Change is never easy in life, and one of the toughest transitions anyone can go through is a significant career shift. Not all career changes are created equally, though, and one of the most challenging can be the move from active duty military to corporate America.

It’s the same journey that Lucas Group founder Art Lucas took when he left the Army and started this company in 1970 and a process that I began back in 1992 when I decided to transition out of the Air Force. Having now been in the business of helping veterans go through this same process for almost 25 years, I’ve seen what companies do especially well in setting up veterans for success.

I’ve also seen my fair share of mistakes from organizations that fail to recognize some key differences between someone coming from corporate America, compared to someone with a military background. As a result, I’ve assembled a list of five critical ways companies can help to transition military personnel into the private sector more effectively.

1. Don’t ghost during the interview process.

Companies need to structure their interview process to be attractive to military personnel, who are used to people who do what they say and say what they do. That means when companies interview a military candidate and promise to follow up by a certain date, they need to follow through and stay in touch. While a disorganized interview process may be the norm for traditional candidates, veterans are often turned off by companies they perceive to be fundamentally disorganized.

2. Have a thorough onboarding process.

While employers will often assure new employees that “there are no stupid questions,” the fact remains that new hires will have a ton of questions they know are basic. One common characteristic many veterans share is a deep sense of pride and a fear of ever appearing weak. For that reason, it’s critical for employers to create a clear onboarding process so that the majority of the “dumb questions” that might get asked are already answered. Beyond that, it’s also helpful to provide a mentor for a new military hire that creates a safe space to ask any and all questions without judgment.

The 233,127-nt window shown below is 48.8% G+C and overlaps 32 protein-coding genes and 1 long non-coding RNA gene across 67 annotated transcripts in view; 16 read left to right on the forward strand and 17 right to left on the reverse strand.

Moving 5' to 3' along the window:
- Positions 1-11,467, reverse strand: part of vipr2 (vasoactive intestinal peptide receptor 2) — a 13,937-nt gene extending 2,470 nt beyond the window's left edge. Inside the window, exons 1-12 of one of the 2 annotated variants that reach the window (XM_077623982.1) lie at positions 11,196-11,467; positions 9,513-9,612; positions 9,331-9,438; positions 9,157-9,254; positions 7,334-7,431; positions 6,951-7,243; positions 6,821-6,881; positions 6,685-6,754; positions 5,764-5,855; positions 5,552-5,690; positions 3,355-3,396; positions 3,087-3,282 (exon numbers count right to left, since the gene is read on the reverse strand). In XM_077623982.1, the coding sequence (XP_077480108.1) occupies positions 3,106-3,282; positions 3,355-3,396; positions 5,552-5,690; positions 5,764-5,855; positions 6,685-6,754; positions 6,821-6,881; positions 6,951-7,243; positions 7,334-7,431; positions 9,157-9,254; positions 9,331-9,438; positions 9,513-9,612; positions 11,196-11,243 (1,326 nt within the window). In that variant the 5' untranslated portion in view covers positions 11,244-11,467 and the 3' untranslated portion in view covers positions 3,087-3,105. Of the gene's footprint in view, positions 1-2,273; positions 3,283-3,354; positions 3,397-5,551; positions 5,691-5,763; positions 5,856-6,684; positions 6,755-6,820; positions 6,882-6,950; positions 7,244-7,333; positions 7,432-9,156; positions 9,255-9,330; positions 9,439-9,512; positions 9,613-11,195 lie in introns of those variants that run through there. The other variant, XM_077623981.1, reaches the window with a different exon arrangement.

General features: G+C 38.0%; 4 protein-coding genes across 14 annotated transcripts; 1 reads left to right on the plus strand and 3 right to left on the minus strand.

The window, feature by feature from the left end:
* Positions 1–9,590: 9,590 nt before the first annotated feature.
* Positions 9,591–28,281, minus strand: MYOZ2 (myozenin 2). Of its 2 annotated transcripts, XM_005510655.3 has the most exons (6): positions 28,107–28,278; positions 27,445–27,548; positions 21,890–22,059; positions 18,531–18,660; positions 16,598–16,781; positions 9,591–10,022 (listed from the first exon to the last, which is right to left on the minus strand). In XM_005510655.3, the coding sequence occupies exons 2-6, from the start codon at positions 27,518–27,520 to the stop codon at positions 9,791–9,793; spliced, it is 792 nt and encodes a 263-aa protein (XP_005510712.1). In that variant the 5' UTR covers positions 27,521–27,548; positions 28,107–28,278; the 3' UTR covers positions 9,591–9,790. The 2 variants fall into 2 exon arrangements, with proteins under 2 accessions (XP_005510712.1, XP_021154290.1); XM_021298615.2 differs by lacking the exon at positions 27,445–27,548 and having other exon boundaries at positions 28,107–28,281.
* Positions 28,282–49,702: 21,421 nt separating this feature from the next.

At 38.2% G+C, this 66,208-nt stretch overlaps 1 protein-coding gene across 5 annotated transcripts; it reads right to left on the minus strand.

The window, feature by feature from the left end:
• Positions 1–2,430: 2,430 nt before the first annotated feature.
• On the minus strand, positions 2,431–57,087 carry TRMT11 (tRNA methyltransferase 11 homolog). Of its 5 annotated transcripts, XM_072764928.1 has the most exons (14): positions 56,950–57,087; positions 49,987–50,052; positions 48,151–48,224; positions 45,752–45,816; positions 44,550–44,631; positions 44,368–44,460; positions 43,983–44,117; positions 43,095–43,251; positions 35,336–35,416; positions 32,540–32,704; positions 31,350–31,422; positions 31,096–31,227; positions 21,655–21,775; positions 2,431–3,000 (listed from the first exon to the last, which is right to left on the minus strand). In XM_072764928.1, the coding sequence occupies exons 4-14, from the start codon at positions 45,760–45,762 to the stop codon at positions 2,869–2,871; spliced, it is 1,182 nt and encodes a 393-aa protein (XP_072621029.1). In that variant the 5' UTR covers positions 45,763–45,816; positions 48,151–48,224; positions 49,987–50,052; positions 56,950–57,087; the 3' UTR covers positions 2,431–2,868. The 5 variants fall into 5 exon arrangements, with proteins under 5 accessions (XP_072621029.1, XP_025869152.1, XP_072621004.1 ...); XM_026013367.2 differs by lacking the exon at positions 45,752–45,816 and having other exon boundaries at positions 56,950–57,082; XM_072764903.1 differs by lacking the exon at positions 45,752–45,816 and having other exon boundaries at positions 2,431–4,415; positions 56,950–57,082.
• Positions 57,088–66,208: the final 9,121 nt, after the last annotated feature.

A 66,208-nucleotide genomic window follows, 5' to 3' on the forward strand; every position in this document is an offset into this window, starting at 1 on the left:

3. Establish a clear power structure.

There is often ambiguity in the business world, but that is unusual in the military. Veterans are used to following rank and knowing exactly who they report to in every instance, as the alternative can be extremely dangerous. While companies in the private sector are rarely going to mirror this precision in leadership structure, it is important to clearly lay out direct reports to new military hires, who see this structure as critical to their success.

4. Lay out a clear career path.

While enlisted, military personnel know where they can potentially advance and anticipate promotions based on rank, time and grade. When companies interview veterans, they should lay out potential opportunities for growth within the company and set rough expectations for when these might occur. Veterans know that promotions aren’t guaranteed in either the military or the private sector, but they want to know that growth is possible in any role they accept.

5. Avoid overpromising and under-delivering.

At the end of the day, military personnel are used to giving and following orders. If you say you are going to do something to a subordinate or get a request from a superior, the expectation is that it will get done. When working with a veteran, especially someone who is early in their transition to corporate life, avoid overpromising and under-delivering as much as possible. The more consistently a company can follow through on its commitments, the more likely they are to keep military personnel engaged in the organization.

Every veteran’s transition to the private sector is different, and some are more difficult than others. These guidelines provide a baseline for companies as they look to attract and retain valuable military candidates.

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